TV Review: Teen Wolf (4×06) “Orphaned”

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I cannot for the life of me take these baby assassins seriously.

I cannot for the life of me take a lot of this episode seriously, which is such a bummer after the last few which, despite my lack of reviews, have been very entertaining. This week’s episode was simply a structural mess. There’s a lot going on with very little explanation.

What happens this week you ask?

We find out who the other pack of werewolves are, but before meeting any of them – aside from maybe Braeden -they’re all poisoned. Kate is back and meaner and bluer than ever with her two Berserkers as her lackeys on a destructive rampage to be in control. Liam has his hero moment, which would be better if Dylan Sprayberry had any sort of screen presence. Lydia and Stiles have some cute friendship moments that are intercut with Meredith’s imminent breakdown (and then sadly her death) and chopped to such tatters that it’s difficult to get any emotion from it. Jordan Parrish continues to be the best newbie in the cast despite not knowing what mythological creature he is yet. Kira was absent, people we didn’t care for got a lot of screen time and, apparently, everyone is having money troubles in Beacon Hills.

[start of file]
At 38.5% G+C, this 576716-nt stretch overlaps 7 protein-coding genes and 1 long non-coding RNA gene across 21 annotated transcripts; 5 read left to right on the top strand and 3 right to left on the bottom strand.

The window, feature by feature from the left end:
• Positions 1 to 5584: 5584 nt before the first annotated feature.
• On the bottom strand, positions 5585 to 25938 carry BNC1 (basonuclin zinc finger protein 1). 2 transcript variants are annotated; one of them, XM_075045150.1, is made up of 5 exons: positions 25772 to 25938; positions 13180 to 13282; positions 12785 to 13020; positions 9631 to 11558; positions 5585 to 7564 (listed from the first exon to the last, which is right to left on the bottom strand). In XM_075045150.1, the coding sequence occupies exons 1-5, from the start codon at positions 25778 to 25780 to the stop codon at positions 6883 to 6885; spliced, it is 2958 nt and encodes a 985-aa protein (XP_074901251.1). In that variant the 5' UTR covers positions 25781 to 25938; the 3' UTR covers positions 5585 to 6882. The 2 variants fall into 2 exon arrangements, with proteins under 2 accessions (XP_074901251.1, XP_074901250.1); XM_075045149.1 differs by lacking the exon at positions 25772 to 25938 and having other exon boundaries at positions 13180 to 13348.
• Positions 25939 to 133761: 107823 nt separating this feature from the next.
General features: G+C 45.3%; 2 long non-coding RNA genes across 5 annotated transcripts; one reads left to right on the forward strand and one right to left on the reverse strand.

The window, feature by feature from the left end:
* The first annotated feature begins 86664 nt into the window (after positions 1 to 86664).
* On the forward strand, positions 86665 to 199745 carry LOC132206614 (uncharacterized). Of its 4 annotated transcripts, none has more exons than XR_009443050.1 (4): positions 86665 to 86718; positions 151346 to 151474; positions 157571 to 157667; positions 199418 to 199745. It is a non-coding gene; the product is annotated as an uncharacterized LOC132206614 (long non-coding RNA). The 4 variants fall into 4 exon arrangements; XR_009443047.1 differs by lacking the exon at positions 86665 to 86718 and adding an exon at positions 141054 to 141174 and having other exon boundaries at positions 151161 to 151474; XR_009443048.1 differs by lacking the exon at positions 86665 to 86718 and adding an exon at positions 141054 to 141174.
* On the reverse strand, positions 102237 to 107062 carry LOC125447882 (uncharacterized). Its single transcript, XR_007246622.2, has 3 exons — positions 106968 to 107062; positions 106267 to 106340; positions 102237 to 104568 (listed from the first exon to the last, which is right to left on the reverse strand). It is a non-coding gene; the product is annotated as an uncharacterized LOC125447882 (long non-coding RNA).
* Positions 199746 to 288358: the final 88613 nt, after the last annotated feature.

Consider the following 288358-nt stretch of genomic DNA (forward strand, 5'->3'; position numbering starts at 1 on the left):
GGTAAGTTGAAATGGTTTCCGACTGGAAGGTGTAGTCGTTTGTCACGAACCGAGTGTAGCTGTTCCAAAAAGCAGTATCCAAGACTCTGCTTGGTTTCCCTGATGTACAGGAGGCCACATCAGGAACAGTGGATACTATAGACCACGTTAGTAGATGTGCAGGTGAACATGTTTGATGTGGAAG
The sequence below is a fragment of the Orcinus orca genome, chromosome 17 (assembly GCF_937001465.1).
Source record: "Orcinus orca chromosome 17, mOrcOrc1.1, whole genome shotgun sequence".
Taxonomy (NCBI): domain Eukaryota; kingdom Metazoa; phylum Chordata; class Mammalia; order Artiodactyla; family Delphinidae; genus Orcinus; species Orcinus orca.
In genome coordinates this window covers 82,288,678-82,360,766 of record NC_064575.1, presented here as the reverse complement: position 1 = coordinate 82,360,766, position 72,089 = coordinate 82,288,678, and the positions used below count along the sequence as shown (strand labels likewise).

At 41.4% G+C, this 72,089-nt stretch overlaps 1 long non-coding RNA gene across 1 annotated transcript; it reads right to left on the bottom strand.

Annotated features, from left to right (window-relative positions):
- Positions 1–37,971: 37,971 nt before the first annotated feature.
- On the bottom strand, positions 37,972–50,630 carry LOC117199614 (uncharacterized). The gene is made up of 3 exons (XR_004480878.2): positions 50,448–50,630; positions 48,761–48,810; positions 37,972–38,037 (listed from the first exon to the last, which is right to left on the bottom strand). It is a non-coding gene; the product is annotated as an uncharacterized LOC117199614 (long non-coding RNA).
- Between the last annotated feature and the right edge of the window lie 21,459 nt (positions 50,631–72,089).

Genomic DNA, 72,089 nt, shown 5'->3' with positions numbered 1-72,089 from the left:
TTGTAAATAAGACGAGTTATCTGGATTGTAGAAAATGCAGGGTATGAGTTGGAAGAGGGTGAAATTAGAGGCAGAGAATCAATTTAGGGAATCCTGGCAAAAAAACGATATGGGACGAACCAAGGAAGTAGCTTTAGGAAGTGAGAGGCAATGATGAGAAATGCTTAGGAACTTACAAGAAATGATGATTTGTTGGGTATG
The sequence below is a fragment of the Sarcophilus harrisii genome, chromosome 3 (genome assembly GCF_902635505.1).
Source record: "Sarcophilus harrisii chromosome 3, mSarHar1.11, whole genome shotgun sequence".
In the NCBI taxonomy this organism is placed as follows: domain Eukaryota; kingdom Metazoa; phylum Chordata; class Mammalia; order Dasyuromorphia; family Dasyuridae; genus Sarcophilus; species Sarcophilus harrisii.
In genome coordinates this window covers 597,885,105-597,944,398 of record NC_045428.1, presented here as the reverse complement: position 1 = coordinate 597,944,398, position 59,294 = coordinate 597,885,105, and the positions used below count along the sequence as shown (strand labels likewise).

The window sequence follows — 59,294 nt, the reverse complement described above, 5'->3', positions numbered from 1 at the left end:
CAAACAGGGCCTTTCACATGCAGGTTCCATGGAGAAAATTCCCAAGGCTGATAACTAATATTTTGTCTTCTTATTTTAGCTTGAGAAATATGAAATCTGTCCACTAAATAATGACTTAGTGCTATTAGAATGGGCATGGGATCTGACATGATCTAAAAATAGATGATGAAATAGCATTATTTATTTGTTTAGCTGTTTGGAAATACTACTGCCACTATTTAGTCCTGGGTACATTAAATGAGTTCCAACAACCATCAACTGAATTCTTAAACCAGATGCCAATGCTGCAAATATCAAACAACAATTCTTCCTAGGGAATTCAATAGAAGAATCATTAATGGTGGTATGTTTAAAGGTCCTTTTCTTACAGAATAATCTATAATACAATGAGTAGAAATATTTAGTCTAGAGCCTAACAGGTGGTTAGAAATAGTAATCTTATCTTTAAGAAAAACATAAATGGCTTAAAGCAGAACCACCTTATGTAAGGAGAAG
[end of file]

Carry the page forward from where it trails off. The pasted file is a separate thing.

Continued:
It’s a tough time to be a werewolf, were-coyote, Kitsune, Banshee or gangly teen.

The main problem with this week’s episode was how reminiscent it was to the early half of season three, which focused on scale over substance. This show works best when they’re focusing on their goofball characters who don’t always know what they’re doing or if it’s the right thing to do, but boy is it fun to watch them try to figure it out. This week with the way it was shot, to how it was written to even how it was acted, all screamed of a desperate need to be taken seriously.

And seriously, Ian Bohen as Peter gives William Shatner a run for his money when it comes to hammy overacting. Bohen if anything knows how to chew a scene like a pro.


This show thrives when it allows itself its silliness. That’s where all of the charm is found and it’s why I found myself sucked in to this campy, ridiculous show. For all of its absurdity, bad CGI, abundance of product placement and some truly cringe-inducing acting (but in fairness, not as much now) it’s always had a huge amount of heart on its side.

So ditch the slow motion, the gun-touting badasses, the prove-yourself-to-be-a-leader moments and dial it all back, Jeff Davis. Give us more moments such as Malia learning from Derek, Stiles comforting Lydia with more tenderness we thought he possessed, Scott’s protective nature, and he and Stiles sitting cross-legged on the floor of his bedroom wondering how they’re going to get out of their newest mess.

Not a great episode, and I could have used a little more levity, but at the very least it sets everything in motion. The dead-pool is now out in full and all of the names are known, Peter and Kate are working together now that the baby assassins are dead, and Derek could be the newest casualty. We’ll just have to wait and see if Teen Wolf  finally masters tonal consistency.




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